The Student
Klarna and Clearpay: A false sense of financial security?
by Orla O'Dwyer, 3/10/20

In 2020, online shopping is almost as synonymous with student life as beans on toast. Busy schedules make the idea of trekking all the way to the high street an unrealistic afternoon activity, especially when there are literally thousands of options more readily available online. Why give up hours of your day to find the perfect new pair of flares when you can browse all your favourite shops while you’re watching TV or, let’s face it, lectures?

Free returns, offered by sites such as ASOS, mean we can buy and return what we don’t like without a second thought; the only hang-up is the length of time the refund takes to hit your account, something that is particularly off-putting for cash-strapped students.

Enter Klarna, the Swedish bank offering alternate payment arrangements for customers shopping at thousands of online stores. The option to ‘buy now, pay later’ means students don’t need to wait until their next loan or payday to buy what they want: they can simply agree to pay for their shopping at a later date. And if they decide to return the clothes? No money ever leaves their account. Klarna makes it possible to try on hundreds of pounds worth of clothing from the comfort of your bedroom without worrying how you’ll pay it off – nothing short of a dream for most students.

It almost sounds too good to be true, and it turns out that it might be.

Shopping with Klarna requires at the very least a ‘soft’ credit check, and if you are using the ‘slice it’ option, a hard credit check. With this option, you split your shopping into three payments and manage when you will pay them. A hard credit check will show future potential lenders that you have applied for credit in the past, and so suggests that you might be at higher risk of not paying back. This seems like an excessive risk for a student just trying to buy a new pair of jeans before payday.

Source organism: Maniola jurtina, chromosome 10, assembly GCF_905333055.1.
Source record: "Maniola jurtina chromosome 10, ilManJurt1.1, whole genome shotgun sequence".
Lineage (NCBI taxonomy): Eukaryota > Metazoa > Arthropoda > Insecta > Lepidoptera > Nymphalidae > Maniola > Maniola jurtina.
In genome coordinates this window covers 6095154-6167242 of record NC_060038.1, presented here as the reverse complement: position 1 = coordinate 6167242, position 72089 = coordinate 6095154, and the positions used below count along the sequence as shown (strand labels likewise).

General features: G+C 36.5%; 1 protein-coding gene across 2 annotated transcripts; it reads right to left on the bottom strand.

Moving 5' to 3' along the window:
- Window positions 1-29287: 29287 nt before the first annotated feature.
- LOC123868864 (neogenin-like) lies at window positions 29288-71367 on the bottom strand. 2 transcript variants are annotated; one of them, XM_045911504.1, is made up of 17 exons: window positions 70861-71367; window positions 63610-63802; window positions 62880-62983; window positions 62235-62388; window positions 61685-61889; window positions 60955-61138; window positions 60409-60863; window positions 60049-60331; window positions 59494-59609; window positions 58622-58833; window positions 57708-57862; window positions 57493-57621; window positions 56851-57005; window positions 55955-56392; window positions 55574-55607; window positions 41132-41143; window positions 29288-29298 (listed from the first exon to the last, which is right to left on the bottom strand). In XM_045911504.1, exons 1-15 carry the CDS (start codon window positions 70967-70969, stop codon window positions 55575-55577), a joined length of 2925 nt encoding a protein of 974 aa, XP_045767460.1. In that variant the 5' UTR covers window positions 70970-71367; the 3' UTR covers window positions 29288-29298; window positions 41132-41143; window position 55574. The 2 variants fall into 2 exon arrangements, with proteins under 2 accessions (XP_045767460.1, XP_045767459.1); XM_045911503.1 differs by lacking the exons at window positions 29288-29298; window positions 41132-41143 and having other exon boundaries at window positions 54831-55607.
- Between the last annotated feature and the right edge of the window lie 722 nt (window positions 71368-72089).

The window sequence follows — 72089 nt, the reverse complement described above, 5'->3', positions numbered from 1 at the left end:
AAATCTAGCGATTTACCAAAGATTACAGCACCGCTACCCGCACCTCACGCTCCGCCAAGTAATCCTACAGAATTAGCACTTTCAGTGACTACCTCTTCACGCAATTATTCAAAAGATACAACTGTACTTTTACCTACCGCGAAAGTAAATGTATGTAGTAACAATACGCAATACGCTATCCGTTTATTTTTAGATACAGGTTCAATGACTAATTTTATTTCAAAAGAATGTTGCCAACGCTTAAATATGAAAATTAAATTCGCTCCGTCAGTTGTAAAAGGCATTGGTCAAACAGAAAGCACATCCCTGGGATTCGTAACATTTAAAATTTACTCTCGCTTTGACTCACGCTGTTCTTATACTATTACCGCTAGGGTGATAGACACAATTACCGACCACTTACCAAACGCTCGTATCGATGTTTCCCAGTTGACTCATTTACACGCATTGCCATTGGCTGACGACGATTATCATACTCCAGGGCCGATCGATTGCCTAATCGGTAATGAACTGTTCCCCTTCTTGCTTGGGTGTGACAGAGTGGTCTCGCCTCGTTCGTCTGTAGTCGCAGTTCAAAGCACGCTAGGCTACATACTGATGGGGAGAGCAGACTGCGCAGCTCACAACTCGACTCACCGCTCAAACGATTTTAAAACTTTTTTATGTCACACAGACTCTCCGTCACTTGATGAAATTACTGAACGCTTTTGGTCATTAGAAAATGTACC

What appears to be the most dangerous aspect of the service is that it very clearly targets young people – who are most likely to benefit from borrowing in this way – and their very limited knowledge about loans, interest and credit checks. Considering the nature of the employment of young people in 2020, they are also the least likely to be able to predict with certainty their future income. A pastel pink logo and pun-filled bus ads are undoubtedly aiming to catch the eyes of millennial (and even younger) shoppers, and it certainly works. Which? found that in the past year one fifth of shoppers had used a buy now pay later scheme, with that proportion rising to one third amongst 25-34 year olds.

But Klarna does not see itself as dangerous. Noting on their website that the company is named Klarna, the Swedish word for ‘clear’, the company views their own business model to be transparent and certainly not malicious. Unlike the infamous ‘loan sharks’ such as Wonga, Klarna makes the majority of its profit from ‘transaction fees’ paid by the retailers they work with based on the increase of online sales the ‘buy now pay later’ option generates. The company itself believes it can increase average online orders by thirty per cent. 

Klarna’s UK managing director said Klarna was ‘different’ from using credit cards as they ‘work with the customer’, and also because customers who have struggled to repay in the past are unable to use the service again.

But even given this, some would argue that the dramatic increase in young people’s spending caused by Klarna and similar companies is irresponsible in itself. Buying now and paying later encourages shoppers to spend less time considering whether they really need something and act simply on impulse. If we’re trying on a dress in our bedroom as opposed to a Topshop changing room, we are undoubtedly more likely to keep it, through laziness if nothing else.

Klarna gives young people flexibility around spending that they usually don’t have, and this certainly sounds like a good thing. But the friendly advertising and the lack of emphasis on the potential risk if payments are missed can be truly dangerous and using this option should be no reason to ‘sit back and relax’ like their website recommends.

Image credit: Slush – additional via Flickr